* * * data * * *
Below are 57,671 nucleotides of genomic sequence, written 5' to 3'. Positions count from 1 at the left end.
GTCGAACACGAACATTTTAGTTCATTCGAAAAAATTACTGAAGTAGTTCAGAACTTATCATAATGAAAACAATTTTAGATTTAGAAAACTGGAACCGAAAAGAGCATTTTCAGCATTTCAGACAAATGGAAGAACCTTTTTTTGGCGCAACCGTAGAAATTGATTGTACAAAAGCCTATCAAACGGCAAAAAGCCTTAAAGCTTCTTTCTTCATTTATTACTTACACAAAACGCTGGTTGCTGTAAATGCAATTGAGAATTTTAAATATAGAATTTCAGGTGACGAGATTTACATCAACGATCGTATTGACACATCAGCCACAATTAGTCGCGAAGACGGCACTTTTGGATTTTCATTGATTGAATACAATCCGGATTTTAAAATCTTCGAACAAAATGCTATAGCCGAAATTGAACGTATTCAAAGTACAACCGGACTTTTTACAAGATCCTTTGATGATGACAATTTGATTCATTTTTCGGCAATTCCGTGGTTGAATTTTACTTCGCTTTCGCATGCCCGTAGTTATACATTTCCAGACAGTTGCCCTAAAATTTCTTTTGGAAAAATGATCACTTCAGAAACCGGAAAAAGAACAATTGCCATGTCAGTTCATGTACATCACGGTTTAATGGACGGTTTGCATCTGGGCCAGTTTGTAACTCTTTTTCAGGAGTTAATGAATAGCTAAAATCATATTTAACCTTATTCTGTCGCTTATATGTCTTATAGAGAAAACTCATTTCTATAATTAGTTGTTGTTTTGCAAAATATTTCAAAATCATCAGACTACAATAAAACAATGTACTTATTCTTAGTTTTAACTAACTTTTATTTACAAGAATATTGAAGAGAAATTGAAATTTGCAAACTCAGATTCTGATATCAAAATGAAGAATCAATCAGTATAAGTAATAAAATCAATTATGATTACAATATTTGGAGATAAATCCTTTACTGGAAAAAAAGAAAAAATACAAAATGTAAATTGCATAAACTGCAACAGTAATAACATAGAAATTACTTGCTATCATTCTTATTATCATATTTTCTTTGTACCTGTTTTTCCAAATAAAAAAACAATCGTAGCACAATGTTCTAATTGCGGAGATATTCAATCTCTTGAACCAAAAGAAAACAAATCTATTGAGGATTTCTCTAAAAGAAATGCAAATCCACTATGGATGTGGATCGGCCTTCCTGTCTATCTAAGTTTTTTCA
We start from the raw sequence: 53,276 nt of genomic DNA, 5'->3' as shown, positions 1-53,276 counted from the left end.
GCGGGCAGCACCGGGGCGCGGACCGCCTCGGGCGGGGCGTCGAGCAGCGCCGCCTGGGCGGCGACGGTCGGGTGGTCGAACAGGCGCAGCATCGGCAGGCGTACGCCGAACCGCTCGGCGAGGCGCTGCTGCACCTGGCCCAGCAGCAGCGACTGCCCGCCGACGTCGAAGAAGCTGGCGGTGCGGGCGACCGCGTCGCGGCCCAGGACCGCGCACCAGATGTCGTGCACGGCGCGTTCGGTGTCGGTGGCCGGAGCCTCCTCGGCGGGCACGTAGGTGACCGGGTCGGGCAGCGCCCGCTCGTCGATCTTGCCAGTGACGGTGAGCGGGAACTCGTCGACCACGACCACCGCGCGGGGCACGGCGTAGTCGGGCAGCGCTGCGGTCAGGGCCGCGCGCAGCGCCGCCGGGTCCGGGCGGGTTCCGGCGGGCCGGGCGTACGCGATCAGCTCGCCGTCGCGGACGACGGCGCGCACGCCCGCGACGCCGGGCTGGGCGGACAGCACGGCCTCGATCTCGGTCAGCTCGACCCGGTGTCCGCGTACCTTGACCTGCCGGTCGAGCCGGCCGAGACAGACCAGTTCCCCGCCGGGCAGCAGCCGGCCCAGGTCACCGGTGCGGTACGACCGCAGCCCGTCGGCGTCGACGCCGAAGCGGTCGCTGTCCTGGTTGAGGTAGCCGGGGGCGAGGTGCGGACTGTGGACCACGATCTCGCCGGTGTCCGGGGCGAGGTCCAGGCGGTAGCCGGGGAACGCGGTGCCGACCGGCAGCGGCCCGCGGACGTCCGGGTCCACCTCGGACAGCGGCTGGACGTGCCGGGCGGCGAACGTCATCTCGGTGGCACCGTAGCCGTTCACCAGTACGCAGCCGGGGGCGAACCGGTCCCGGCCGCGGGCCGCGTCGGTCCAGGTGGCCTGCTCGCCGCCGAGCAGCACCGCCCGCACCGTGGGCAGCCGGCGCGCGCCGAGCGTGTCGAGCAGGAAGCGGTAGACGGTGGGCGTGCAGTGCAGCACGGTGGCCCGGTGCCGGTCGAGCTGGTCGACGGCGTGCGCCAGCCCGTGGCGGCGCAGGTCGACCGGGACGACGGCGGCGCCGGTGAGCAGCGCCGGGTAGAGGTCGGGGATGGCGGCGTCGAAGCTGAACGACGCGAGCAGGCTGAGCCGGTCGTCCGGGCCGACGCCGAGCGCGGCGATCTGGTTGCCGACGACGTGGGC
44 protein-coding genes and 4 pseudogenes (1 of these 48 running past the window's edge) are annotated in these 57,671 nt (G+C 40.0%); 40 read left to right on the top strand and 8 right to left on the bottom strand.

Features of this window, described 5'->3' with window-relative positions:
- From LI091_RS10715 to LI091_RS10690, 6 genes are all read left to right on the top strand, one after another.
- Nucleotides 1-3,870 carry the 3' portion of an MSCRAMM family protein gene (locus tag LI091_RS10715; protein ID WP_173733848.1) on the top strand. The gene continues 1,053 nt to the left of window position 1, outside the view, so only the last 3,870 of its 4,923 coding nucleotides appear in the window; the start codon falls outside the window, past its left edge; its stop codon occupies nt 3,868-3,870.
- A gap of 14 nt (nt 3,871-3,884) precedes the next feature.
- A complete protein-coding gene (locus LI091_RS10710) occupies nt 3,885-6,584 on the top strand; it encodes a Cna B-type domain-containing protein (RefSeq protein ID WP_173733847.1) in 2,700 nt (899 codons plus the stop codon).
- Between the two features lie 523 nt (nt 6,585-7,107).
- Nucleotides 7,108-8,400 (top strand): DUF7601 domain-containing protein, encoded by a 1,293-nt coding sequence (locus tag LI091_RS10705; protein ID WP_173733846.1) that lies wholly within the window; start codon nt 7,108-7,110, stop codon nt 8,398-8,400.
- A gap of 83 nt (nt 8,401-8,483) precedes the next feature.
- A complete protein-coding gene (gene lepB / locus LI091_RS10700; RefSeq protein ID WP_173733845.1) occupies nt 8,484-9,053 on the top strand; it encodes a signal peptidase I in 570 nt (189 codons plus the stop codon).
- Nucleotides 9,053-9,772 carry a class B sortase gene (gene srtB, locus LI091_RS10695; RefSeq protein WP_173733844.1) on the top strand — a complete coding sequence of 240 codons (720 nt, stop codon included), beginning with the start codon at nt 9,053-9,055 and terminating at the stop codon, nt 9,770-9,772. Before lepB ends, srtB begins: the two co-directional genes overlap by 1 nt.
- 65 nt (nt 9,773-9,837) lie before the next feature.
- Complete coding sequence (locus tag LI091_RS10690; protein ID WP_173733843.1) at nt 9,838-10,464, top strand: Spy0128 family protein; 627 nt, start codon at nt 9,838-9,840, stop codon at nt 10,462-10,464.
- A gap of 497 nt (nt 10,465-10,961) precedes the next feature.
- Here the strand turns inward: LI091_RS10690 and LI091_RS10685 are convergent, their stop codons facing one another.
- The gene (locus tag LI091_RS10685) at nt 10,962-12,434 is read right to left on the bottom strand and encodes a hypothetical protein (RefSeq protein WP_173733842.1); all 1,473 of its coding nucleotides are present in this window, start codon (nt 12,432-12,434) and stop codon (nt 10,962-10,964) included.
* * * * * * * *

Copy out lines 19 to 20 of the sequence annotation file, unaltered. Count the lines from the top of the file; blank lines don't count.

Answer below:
- Here the strand turns inward: LI091_RS10690 and LI091_RS10685 are convergent, their stop codons facing one another.
- The gene (locus tag LI091_RS10685) at nt 10,962-12,434 is read right to left on the bottom strand and encodes a hypothetical protein (RefSeq protein WP_173733842.1); all 1,473 of its coding nucleotides are present in this window, start codon (nt 12,432-12,434) and stop codon (nt 10,962-10,964) included.